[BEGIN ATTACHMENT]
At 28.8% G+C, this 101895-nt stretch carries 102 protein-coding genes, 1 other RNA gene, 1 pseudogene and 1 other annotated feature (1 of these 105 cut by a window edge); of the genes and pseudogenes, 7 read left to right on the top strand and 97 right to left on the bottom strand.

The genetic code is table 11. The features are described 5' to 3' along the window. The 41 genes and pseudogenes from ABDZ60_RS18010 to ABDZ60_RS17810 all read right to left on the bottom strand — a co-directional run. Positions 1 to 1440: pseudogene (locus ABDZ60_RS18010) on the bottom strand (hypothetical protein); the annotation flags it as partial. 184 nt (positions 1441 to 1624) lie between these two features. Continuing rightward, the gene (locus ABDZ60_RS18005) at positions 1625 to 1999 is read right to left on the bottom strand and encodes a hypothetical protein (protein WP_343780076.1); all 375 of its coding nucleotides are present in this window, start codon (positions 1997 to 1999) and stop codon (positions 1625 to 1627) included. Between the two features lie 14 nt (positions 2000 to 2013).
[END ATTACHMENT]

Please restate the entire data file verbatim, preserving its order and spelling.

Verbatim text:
At 28.8% G+C, this 101895-nt stretch carries 102 protein-coding genes, 1 other RNA gene, 1 pseudogene and 1 other annotated feature (1 of these 105 cut by a window edge); of the genes and pseudogenes, 7 read left to right on the top strand and 97 right to left on the bottom strand.

The genetic code is table 11. The features are described 5' to 3' along the window. The 41 genes and pseudogenes from ABDZ60_RS18010 to ABDZ60_RS17810 all read right to left on the bottom strand — a co-directional run. Positions 1 to 1440: pseudogene (locus ABDZ60_RS18010) on the bottom strand (hypothetical protein); the annotation flags it as partial. 184 nt (positions 1441 to 1624) lie between these two features. Continuing rightward, the gene (locus ABDZ60_RS18005) at positions 1625 to 1999 is read right to left on the bottom strand and encodes a hypothetical protein (protein WP_343780076.1); all 375 of its coding nucleotides are present in this window, start codon (positions 1997 to 1999) and stop codon (positions 1625 to 1627) included. Between the two features lie 14 nt (positions 2000 to 2013).